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-   -   Pros vs cons... (http://www.firearmstalk.com/forums/f17/pros-vs-cons-93484/)

308Wins 07-07-2013 01:43 AM

Pros vs cons...
 
Of carrying a concealed weapon with one in the chamber?
And what about a safety? What do you think about having a safety at all, not keeping one in the chamber without a safety?
Thanks

RevJammer 07-07-2013 02:08 AM

This is just my opinion.... no offense is meant to anyone.

For years I wouldn't have a pistol without an exposed hammer and a manual safety. Then one day I realized (maybe I read it somewhere) that my revolvers don't have a safety.

If you follow the basic rules of safe gun handling, carrying with no safety and one in the chamber should be a safe way to carry.

If you do not follow the basic rules of gun safety, no amount of "mechanical" safeties will keep you from doing something... dangerous. YMMV

Sorry, after re-reading the OP and my response, I realized I didn't answer the OP's question.

If I need my firearm in a "self-defense" or "emergency" situation, the chances are I won't have time to chamber a round.

The Pros of carrying one in the chamber is speed and response. I don't see any cons, if you practice safe gun handling.


RJ

Vikingdad 07-07-2013 02:12 AM

The only fail-safe safety is your brain connected to your index finger. Carry one chambered. Use a holster that protects the trigger.

SSGSF 07-07-2013 02:12 AM

If you are going to carry a gun. And not have a round in the chamber, then you mite as well carry a stick. You will not have time to chamber a round when seconds count. I carry in condition one or zero. Depending on my gun.

towboater 07-07-2013 03:00 AM

One in the chamber. No safety except for the long double action pull. My carry guns have a hammer block safety. The trigger has to be completely pulled to the rear before the hammer can strike the firing pin.

indy36 07-07-2013 03:15 AM

One in the pipe, for me, ALWAYS. Sometimes it's cocked and locked and other times it's a Glock or Steyr. Doesn't matter to me which, I follow one rule, the gun must be ready to use. You're not supposed to pull it unless life is in danger so following that it's a no-brainer, the gun is ready to use. Whom is to say if you'll have time to rack it or even have the use of both hands. I'm not chancing it. In IDPA you draw from a holster and engage targets. There is no, 'excuse me, if you could just give me a minute to prepare my firearm'. It's draw and go. If you don't feel comfortable doing that then start shooting IDPA. Start wearing the gun around your house, in ready condition. Get comfortable carrying a loaded gun. It will happen. You'll be better for it.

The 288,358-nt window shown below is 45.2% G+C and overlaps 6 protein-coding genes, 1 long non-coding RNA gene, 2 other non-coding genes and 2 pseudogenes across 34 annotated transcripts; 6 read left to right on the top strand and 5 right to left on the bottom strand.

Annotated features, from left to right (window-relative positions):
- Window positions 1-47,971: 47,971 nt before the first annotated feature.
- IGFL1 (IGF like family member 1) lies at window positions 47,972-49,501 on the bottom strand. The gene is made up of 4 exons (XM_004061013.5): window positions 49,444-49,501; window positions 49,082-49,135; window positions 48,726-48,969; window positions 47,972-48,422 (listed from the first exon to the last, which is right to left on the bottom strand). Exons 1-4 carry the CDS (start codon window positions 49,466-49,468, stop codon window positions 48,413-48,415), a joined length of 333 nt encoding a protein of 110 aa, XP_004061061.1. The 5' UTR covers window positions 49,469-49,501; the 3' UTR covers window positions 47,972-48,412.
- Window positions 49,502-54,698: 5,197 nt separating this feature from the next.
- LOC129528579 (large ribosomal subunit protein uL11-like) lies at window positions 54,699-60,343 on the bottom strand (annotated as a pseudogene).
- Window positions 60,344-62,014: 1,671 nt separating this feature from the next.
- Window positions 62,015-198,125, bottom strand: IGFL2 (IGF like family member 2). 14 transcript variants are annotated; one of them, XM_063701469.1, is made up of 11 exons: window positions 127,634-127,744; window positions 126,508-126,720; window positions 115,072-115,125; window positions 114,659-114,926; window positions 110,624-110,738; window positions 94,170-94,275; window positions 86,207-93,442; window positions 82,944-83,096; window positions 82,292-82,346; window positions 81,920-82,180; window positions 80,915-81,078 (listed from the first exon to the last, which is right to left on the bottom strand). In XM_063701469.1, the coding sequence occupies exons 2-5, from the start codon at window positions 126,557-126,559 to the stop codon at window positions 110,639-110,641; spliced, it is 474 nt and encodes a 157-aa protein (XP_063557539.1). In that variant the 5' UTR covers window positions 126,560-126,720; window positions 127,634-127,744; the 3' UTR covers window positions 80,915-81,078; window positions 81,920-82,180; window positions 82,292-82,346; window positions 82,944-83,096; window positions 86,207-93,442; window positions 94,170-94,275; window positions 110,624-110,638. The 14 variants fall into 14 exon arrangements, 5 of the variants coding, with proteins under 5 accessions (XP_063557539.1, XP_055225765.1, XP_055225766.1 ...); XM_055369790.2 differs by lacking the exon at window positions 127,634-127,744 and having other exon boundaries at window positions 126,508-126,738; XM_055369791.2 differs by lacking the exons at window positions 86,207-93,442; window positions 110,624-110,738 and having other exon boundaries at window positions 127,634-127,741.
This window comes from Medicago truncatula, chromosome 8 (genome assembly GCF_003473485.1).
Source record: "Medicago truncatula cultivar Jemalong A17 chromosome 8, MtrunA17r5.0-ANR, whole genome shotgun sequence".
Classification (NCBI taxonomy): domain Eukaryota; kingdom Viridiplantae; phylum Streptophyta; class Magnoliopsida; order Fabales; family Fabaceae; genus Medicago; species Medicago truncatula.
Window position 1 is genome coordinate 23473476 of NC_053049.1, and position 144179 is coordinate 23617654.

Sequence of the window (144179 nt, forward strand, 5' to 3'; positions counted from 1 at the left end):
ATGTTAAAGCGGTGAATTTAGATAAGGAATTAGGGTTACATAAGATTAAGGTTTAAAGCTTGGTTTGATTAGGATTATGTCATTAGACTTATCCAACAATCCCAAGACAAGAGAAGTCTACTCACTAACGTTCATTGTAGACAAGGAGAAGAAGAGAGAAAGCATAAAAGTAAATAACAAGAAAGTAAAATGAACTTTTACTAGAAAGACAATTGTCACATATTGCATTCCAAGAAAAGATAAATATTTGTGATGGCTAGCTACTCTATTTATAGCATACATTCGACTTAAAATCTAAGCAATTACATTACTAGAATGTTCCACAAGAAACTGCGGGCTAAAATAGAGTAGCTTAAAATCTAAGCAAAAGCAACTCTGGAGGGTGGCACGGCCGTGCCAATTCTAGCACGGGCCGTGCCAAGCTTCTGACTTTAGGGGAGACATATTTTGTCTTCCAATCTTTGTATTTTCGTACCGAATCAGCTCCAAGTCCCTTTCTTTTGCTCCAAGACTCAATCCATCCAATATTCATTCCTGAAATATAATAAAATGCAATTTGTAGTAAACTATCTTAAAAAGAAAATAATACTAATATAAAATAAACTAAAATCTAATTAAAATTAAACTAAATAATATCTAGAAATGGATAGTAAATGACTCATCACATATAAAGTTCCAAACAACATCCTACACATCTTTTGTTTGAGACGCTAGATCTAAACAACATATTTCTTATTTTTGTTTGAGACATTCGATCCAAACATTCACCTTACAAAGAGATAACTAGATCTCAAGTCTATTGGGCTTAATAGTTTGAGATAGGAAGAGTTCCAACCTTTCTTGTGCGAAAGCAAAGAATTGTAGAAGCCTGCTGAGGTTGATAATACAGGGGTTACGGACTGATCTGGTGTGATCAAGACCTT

TekGreg 07-07-2013 03:17 AM

While sitting around watching TV, at least twice a week, unload your gun and practice drawing from cover (Yes, wear your gun cover!), finger off the trigger, then go to shooting (move finger to trigger) half the time. That means safety off, fire, safety on, reholster. Pick an event on TV that is a shoot or no shoot event: replay of the last game play, shoot! Kid in the commercial, don't shoot! then draw until your hand goes numb or one of your fingers bleeds. Be honest if you trip the trigger while drawing - that was an ND that your training caused you to avoid. Make sure the trigger isn't contacted anywhere in the draw stroke.

Three months of this will have your muscle memory so conditioned and so familiar with your self defense tool that you might decide that safeties are best left to your brain. If not, you'll be able to engage and disengage them without thinking.

Also remember, slow is smooth. smooth is fast. Don't try for speed right out of the gate. Just be very smooth and speed will come. Also incorporate a reload or tap/rack/bang drill every fifth or sixth draw. You will be amazed how fast you will do it without thinking! :D :cool:

308Wins 07-07-2013 05:22 AM

Quote:

Originally Posted by indy36
One in the pipe, for me, ALWAYS. Sometimes it's cocked and locked and other times it's a Glock or Steyr. Doesn't matter to me which, I follow one rule, the gun must be ready to use. You're not supposed to pull it unless life is in danger so following that it's a no-brainer, the gun is ready to use. Whom is to say if you'll have time to rack it or even have the use of both hands. I'm not chancing it. In IDPA you draw from a holster and engage targets. There is no, 'excuse me, if you could just give me a minute to prepare my firearm'. It's draw and go. If you don't feel comfortable doing that then start shooting IDPA. Start wearing the gun around your house, in ready condition. Get comfortable carrying a loaded gun. It will happen. You'll be better for it.

I'm not sure what "IDPA" means

winds-of-change 07-07-2013 05:26 AM

Here is another thread discussing something very similar.

http://www.firearmstalk.com/forums/f17/why-carry-without-bullet-chamber-93169/

DrumJunkie 07-07-2013 05:28 AM

Quote:

Originally Posted by 308Wins (Post 1297298)
I'm not sure what "IDPA" means

http://www.idpa.com/


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